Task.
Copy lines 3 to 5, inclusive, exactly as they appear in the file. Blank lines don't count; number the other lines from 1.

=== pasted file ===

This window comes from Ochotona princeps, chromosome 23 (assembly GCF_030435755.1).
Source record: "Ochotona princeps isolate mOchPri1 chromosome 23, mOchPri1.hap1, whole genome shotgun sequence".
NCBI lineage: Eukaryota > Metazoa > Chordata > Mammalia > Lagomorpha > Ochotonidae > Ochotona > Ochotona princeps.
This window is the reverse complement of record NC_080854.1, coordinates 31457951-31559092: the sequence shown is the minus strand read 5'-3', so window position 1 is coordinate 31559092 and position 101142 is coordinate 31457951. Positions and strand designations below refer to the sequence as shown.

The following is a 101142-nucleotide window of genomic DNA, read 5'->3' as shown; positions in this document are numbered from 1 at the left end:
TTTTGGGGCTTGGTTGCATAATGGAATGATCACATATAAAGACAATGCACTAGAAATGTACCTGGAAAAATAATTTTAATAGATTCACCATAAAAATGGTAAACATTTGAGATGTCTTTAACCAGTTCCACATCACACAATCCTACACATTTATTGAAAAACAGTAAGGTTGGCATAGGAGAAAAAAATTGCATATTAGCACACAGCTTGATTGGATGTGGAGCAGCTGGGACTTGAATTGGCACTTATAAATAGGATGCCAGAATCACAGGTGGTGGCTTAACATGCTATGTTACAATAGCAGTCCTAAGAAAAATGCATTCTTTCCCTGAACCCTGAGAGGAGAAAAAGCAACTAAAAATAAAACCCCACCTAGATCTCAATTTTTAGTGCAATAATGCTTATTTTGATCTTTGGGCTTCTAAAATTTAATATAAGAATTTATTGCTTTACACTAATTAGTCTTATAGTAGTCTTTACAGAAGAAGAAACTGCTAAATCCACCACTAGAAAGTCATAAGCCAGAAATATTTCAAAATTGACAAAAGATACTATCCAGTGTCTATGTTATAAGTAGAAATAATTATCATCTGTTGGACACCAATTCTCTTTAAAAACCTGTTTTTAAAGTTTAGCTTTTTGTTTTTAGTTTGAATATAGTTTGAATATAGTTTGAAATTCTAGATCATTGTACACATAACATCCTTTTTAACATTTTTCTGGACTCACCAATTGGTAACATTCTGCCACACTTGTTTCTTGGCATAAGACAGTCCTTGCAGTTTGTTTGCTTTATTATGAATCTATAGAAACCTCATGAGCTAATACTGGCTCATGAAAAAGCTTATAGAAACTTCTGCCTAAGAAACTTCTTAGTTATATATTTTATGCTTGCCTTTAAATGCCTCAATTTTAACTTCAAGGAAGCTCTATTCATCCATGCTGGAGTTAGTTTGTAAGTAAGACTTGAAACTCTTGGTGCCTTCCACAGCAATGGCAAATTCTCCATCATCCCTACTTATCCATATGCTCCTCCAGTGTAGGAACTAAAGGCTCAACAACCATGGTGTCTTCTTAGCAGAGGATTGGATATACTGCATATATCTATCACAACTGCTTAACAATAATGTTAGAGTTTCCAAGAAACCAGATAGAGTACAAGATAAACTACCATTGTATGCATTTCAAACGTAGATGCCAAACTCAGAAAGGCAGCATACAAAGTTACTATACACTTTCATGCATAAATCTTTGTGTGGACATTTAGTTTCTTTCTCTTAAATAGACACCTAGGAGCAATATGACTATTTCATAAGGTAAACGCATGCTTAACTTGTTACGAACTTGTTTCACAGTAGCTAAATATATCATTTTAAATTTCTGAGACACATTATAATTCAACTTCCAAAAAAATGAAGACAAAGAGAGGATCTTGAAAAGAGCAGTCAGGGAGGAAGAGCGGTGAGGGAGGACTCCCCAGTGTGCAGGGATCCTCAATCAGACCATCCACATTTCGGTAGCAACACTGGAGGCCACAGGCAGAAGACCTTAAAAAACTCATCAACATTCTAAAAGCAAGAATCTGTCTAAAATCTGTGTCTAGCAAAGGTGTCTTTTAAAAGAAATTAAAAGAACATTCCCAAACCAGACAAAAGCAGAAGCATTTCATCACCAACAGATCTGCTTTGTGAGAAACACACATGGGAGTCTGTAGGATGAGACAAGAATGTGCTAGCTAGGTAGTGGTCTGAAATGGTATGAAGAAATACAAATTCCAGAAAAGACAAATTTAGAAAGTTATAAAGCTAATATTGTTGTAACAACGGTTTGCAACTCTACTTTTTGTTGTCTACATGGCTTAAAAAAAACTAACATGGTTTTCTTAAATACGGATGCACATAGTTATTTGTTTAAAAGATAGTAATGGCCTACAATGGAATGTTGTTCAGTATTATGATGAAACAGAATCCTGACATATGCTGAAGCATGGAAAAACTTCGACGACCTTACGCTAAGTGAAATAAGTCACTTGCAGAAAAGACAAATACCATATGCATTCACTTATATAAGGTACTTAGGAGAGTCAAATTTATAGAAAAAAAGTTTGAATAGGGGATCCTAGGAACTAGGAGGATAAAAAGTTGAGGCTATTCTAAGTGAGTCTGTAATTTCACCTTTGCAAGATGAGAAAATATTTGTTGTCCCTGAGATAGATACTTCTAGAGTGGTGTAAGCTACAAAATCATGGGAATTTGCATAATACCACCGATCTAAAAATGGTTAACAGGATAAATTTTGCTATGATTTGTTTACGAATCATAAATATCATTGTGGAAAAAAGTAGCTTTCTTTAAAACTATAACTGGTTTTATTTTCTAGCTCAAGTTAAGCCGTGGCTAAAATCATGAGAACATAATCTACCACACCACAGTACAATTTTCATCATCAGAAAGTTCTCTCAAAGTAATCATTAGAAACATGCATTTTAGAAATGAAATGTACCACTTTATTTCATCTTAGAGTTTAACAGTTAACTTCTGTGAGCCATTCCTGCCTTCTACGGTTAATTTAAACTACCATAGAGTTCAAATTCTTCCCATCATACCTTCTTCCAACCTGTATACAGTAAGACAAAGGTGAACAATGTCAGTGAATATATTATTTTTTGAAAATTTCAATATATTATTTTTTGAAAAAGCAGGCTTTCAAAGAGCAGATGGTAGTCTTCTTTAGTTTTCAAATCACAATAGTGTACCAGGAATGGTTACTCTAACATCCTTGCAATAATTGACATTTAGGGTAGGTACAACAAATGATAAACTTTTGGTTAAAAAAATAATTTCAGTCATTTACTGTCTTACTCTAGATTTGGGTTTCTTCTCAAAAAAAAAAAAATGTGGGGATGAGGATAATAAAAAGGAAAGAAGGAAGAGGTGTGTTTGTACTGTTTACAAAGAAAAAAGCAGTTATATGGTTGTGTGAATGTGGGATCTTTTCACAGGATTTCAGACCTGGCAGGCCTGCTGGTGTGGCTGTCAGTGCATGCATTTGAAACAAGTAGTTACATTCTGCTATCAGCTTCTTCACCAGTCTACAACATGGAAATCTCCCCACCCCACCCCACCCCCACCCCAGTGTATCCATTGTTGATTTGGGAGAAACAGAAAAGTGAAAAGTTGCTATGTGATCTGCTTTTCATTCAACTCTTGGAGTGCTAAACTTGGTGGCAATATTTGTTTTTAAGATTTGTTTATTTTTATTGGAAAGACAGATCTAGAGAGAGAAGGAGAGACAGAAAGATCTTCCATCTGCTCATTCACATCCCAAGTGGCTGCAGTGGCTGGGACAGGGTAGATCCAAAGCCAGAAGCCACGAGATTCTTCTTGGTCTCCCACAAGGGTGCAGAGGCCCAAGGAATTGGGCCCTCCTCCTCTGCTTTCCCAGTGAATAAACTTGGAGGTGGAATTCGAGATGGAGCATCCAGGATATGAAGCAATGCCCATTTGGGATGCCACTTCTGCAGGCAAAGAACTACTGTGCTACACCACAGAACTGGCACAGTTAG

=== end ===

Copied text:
NCBI lineage: Eukaryota > Metazoa > Chordata > Mammalia > Lagomorpha > Ochotonidae > Ochotona > Ochotona princeps.
This window is the reverse complement of record NC_080854.1, coordinates 31457951-31559092: the sequence shown is the minus strand read 5'-3', so window position 1 is coordinate 31559092 and position 101142 is coordinate 31457951. Positions and strand designations below refer to the sequence as shown.

The following is a 101142-nucleotide window of genomic DNA, read 5'->3' as shown; positions in this document are numbered from 1 at the left end: